Tag Archives: National Park Service

History: Jamestown

 

The Jamestown settlement was about to fail, but then it found a crop it could sell to the folks back home for supplies and food. The crop that saved Jamestown? Tobacco. Uploaded by hill.troy.k12.mi.us.

What Sir Walter Raleigh and his Roanoke Island colonists failed to accomplish, the Jamestown settlers achieved: the first permanent English settlement in the New World. The first settlers arrived on Jamestown island on May 14, 1607, and though they endured hunger and disease and other hardships, they persevered.

Uploaded by kirkwood.k12.mo.us.

“Permanent” is somewhat misleading in this context, however. The settlement finally thrived once it based its economy on a profitable crop, tobacco. And Jamestown was the capital of the colony of Virginia until 1699, when it was moved to Williamsburg. Following that, Jamestown actually consisted mostly of farms, and housed no actual village.

Today, visitors to Jamestown can visit two historic exhibits, one operated by Virginia and one by the National Park Service. Jamestown Settlement grew out of Jamestown Festival Park, an exhibit created in 1957 to commemorate the 350th anniversary of the settlement. Nearby is Historic Jamestowne, which has focused on unearthing archaeological relics that help tell what life in 17th century Virginia was like.

Most visitors to Jamestown stay in Williamsburg, which is connected to Jamestown by the historic Colonial Parkway – an enjoyable drive in itself.

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Travel: Yorktown, Virginia

The Moore House in Yorktown, site of Cornwallis's surrender to George Washington. My father gave tours of the building as an employee of the Park Service. Uploaded by history.org.

Yorktown existed as a town beginning in 1691, or 80 years before it became famous. It was named “York” after the city in England (a trend in the area; witness “Portsmouth,” “Norfolk,” and “Hampton”), but it could just as well be called “Cornwallis’s Mistake.”

Uploaded by williamsburgcc.com.

This post isn’t about the particulars of the battle that served as the de facto end of the Revolutionary War. You can find out all those details at the National Park Service sites that dot the town. You can visit the redoubts, the Moore House (where the surrender was signed – Cornwallis didn’t attend because he was “sick”), and two attractive museums, the Yorktown Victory Center and the Yorktown Battlefield and Visitor Center.

The town of Yorktown is a quiet little community set alongside the York River. A trip could entail visiting 18th century homes, exploring the town’s quaint shops, strolling the new Riverwalk, even sitting on the little beach beside the river. Yorktown is one town in the Colonial Triangle, connected to Williamsburg (Great American Things, July 23, 2009) and Jamestown via the 23-mile-long Colonial Parkway.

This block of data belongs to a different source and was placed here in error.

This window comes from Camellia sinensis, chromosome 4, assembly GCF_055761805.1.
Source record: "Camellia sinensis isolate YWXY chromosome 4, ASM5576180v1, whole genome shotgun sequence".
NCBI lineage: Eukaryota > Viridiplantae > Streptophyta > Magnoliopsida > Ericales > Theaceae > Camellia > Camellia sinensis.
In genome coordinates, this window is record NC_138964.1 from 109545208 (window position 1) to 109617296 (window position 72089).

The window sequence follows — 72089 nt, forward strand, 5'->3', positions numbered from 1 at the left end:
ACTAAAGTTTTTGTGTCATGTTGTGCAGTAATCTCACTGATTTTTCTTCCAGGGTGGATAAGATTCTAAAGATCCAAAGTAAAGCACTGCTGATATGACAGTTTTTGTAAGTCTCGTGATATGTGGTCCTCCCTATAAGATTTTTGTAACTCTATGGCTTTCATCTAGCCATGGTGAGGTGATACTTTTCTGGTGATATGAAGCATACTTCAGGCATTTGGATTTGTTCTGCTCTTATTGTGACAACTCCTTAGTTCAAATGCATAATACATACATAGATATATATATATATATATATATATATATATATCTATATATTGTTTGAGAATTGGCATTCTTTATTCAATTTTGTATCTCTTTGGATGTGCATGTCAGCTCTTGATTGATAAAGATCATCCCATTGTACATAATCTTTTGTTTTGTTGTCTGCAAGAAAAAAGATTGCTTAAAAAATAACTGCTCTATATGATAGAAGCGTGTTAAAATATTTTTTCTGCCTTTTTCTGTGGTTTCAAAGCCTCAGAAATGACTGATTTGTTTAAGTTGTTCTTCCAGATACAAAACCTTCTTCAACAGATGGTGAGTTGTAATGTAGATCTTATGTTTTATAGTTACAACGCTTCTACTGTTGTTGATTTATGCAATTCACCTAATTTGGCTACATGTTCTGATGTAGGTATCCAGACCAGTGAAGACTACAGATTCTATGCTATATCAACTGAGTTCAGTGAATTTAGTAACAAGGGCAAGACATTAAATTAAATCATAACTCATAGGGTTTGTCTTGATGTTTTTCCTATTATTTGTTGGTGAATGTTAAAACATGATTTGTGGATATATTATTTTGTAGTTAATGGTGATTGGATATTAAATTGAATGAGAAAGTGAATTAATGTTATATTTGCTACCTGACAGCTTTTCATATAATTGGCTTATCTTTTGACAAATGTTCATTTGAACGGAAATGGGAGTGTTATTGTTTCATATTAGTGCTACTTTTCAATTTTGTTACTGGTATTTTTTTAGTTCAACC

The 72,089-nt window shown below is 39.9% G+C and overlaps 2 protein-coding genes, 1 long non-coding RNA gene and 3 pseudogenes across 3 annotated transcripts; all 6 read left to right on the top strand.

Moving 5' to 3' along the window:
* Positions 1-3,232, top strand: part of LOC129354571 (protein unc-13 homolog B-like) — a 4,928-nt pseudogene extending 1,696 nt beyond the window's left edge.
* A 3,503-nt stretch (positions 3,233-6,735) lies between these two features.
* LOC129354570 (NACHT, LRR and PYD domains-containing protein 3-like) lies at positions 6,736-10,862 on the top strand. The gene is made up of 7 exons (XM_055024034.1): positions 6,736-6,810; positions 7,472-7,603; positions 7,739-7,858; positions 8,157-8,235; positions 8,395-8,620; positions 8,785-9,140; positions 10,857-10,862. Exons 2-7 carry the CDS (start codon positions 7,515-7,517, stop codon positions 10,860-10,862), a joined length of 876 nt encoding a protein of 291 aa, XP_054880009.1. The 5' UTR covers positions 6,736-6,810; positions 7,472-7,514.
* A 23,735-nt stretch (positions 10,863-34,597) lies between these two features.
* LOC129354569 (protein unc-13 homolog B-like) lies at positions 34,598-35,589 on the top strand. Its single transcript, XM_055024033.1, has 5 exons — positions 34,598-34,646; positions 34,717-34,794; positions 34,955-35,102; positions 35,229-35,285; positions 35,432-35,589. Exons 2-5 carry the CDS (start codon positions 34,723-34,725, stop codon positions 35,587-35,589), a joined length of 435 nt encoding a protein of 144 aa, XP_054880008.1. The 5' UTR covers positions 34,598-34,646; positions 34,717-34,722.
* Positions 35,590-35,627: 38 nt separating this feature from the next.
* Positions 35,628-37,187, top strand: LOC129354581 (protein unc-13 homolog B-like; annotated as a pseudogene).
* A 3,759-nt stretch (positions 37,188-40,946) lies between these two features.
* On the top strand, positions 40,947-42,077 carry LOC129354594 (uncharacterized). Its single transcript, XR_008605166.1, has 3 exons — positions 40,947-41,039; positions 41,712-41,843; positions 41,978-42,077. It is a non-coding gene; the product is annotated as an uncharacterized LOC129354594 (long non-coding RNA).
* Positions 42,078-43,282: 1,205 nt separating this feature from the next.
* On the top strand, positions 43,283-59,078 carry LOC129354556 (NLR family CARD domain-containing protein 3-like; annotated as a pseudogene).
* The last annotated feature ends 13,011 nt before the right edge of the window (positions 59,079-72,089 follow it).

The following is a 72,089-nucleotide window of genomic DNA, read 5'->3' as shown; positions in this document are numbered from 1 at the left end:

Yorktown has a special sentimental value to me because it’s where my father grew up. My grandfather was a laborer on the Colonial Parkway, gratefully getting work from the WPA during the Depression. My father worked for the National Park Service, giving tours of the Moore House to visitors. Though the family moved to nearby Newport News after World War II, my father always had a special place in his heart for Yorktown. As do I…

History: Ellis Island

Those who came to the US as first and second class passengers didn't come to Ellis Island. But the poor, the hard cases, entered there. Uploaded by users.drew.edu.

For the twelve million immigrants who came through Ellis Island, and their now 100 million descendants, these 27.5 acres are sacred ground.

Hundreds of thousands of would-be Americans were processed at Ellis Island each year between 1892 and 1924, when immigration was strictly curtailed. Its busiest year was 1907, when just over a million people were processed. Its busiest day ever was that April 17, when 11,747 immigrants arrived. The center stayed open until 1954, serving mainly as a site for processing those to be detained or deported.

The vast majority of arrivals came aboard huge steamships. Those traveling first and second class received a brief screening aboard ship, but weren’t processed at Ellis Island. The belief was that if you could afford those tickets, you had the resources to make it without public assistance. Upon arriving in New York, they were free to go.